Saudi Arabia on Wednesday awaited the appointment of the new heir to King Abdullah, widely anticipated to be veteran Interior Minister Prince Nayef.
An Allegiance Council of the ruling family, set up by the king in 2006, is expected to approve a new crown prince after a three-day mourning period for Crown Prince Sultan which ends on Thursday.
The council is one of the reforms introduced by Abdullah to ensure a smooth succession, and has the power to step in if anything should befall the octogenarian ruler before his heir can be named.
There is an institutionalised mechanism in place, said Hossein Shobokshi, a Saudi columnist. The Crown Prince had been deteriorating for some time so they haven't been caught by surprise. It should be extremely orderly.
We had been waiting for this development and things will be announced from a protocol point of view after the mourning period is over.
The desert kingdom dominates oil markets, has great influence over Sunni Muslims through its guardianship of Islam's holiest sites in Mecca and Medina, and faces turbulence among its neighbours and a regional rival in Shi'ite Muslim Iran.
Abdullah accepted the condolences of visiting leaders from his seat during Tuesday's funeral, wearing a surgical mask barely a week after a back operation.
Among the mourners who went forward to greet the king after the prayer recital was Iran's Foreign Minister Ali Akbar Salehi. A U.S. delegation headed by Vice President Joe Biden is expected in Riyadh on Thursday.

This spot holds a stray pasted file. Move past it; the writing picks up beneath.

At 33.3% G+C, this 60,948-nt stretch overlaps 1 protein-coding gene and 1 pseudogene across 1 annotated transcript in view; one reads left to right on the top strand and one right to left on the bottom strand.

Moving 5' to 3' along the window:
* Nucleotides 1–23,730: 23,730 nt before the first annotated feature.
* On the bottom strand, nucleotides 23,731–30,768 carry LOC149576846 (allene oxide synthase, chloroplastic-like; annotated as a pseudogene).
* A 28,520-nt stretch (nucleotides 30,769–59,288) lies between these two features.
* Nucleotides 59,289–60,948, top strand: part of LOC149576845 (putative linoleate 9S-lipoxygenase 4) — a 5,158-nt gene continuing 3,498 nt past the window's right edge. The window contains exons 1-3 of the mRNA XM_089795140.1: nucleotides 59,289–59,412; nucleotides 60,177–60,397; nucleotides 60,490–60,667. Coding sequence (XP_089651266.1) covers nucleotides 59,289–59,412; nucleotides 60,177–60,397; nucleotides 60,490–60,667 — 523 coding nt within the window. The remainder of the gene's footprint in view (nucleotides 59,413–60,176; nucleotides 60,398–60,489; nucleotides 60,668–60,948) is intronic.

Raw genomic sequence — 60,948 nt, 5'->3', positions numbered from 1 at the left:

Prince Nayef was later shown on television meeting the king of Jordan and top officials from the United Arab Emirates.
Nayef, born in 1933, is sometimes described by Saudi liberals as an anti-reform conservative who is likely to take a cautious approach to social and political change, while emphasising national security in foreign policy.
He was quoted soon after the September 11, 2001 attacks on the United States as doubting that any of his compatriots had been involved. It turned out that 15 of the 19 hijackers were Saudis.
Some diplomats and analysts say the man who has served as interior minister since 1975 may show a more pragmatic side as crown prince -- and eventually as king.
King Abdullah, who is in day-to-day charge of Saudi Arabia despite his old age and back trouble, must also name a new defence minister -- a post held by Sultan for nearly five decades.
One possible candidate is Prince Khaled bin Sultan, a son of the late crown prince who headed Saudi forces during the 1991 Gulf War and has been a deputy defence minister for 10 years.
The job could also go to Riyadh governor Prince Salman, seen as the next most senior royal after the king and Prince Nayef. Analysts say it is possible Salman will be named second deputy prime minister, a job usually given to the prince considered third in line to rule.
The funeral for Sultan, who died of colon cancer in New York on Saturday, took place in Riyadh's sprawling Imam Turki bin Abdullah mosque.
King Abdullah was chief mourner at the mosque, where Saudis in red-and-white headdresses were crammed among the pillars behind the Grand Mufti as he led prayers.
(Editing by Andrew Roche)